"Seven" and "five" goal defeats are largely a thing of the past. Only Andorra (who only lost 1-0 to a late Macedonia goal on Wednesday) and San Marino have failed to score points. In fact San Marino are the last man standing who are likely to concede a hatful of goals. It does not happen anymore.

    Would you also like to see Wales (bottom of table and no wins) and Cyprus (bottom of table but who had a very good World Cup qualifying campaign 2 years ago) also kicked out of UEFA.

    These so called football minnows have players who play with passion and integrity, unlike the pumped up arrogant money obsessed football millionaires from the superpowers.

    Each nation has its own culture, pride and footballing tradition, and is perfectly entitled to play.

    September 11, 2011 at 6:49 am | Reply
  26. Sao Xavier Natha

    I think there is no problem with that..let the current system stay in place,it has to be known that even the so called small nations still have the chance to improve..take an example Greece was just an ordinary team and before 2004 we could talk little about them,in that year 2004 they made their name winning the European cup something a football nation like England has never done to this present day.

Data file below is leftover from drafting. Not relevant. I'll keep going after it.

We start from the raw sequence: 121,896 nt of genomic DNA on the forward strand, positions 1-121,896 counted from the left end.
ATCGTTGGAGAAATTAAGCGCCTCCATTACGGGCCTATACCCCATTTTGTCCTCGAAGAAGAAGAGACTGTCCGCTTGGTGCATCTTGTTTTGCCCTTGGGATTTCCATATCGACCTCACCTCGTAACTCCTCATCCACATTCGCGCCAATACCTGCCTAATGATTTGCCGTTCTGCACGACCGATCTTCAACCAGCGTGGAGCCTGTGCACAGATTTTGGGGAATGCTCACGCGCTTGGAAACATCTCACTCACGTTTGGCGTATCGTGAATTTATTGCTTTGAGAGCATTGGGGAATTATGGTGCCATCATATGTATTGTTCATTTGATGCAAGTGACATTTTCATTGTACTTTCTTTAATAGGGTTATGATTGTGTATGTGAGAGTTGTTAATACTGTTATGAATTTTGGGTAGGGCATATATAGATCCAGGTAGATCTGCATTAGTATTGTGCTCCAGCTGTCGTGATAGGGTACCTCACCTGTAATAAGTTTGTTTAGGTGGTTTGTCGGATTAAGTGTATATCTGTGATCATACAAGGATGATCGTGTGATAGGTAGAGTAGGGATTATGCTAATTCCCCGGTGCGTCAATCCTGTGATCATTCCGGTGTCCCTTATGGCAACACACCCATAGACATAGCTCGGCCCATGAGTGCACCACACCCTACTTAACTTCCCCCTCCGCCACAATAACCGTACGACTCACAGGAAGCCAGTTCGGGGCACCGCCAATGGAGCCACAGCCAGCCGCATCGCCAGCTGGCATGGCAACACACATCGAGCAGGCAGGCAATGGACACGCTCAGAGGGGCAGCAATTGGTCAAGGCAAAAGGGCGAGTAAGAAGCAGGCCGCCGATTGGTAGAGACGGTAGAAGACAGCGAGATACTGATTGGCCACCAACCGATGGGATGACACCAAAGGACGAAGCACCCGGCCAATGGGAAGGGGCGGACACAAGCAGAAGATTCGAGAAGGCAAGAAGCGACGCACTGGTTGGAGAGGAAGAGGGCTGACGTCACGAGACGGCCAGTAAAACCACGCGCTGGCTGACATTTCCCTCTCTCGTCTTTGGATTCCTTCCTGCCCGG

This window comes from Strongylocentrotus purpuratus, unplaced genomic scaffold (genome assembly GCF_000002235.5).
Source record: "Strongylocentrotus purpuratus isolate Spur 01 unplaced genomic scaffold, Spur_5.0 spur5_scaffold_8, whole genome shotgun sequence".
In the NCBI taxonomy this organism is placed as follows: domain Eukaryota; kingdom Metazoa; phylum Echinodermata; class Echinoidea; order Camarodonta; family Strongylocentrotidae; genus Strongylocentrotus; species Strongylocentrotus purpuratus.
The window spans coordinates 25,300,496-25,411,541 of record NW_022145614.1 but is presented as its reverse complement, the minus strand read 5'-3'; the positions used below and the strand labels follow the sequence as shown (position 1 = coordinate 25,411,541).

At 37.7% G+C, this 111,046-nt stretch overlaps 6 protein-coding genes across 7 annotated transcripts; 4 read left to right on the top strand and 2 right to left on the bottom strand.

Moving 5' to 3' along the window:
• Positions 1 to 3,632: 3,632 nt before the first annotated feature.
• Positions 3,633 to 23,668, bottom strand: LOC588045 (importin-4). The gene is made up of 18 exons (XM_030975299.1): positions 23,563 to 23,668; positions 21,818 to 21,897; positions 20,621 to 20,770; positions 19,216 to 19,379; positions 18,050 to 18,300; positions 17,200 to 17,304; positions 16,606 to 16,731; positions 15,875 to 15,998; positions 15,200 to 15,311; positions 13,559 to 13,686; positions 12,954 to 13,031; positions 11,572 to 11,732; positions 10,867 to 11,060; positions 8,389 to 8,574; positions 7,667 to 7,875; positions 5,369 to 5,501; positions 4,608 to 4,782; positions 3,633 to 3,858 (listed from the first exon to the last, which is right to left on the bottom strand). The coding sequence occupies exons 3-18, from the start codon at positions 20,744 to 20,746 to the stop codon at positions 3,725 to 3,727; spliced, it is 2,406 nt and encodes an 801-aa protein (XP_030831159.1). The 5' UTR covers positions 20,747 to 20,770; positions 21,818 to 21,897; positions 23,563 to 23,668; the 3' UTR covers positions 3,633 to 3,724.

Dar es salaam -Tanzania

    September 16, 2011 at 10:15 am | Reply
  27. KB FOOTBALL CONCEPTS,IBADAN-NIGERIA

    THE WORLD FOOTBALL/SOCCER NEED TO BE FOCUSED FROM THE GRASSROOTS LEVEL AMONG THE WORLD YOUTH.TO HAVE IMPROVEMENT IN THE WORLD SOCCER.

    September 17, 2011 at 3:27 pm | Reply
  28. oneworld2

    There is no point in making 2 cups, because no one is going to watch the second cup.
    Its all about money and tv ratings, and lets face it no one is going to watch a san marino – malta game.

    September 18, 2011 at 11:57 am | Reply
  29. lionel

    don't forget, if Africans have pre-qualifications rounds is because their continental championships is every two years ... and is the reason why they fail in world cup ! The best way to prevent theses micro-nations from growing is preventing them from playing top European teams.

    September 19, 2011 at 6:45 am | Reply
  30. Ashley

    Actually I would scrap the European Championship totally and just have 1 major tournament every 4 years being the World Cup, However I would make a EuropEAN cHAMPIONSHIP LEAGUE. what I would do is created 5 divisions of 10 teams in each league, so 1-10 ranked would go in Division 1 and 11-20 div 2 etc, that way all teams are playing at their own level and you can work your way up the leagues. I would have a promotion and relegation system so 2 up 2 down and play 18 games over 3 years and top 8 or whatever in div 1 qualify for the world cup, the remaining 4 teams have their own little mini league playing to qualify to gain entry to the main leagues.

    October 23, 2014 at 5:07 pm | Reply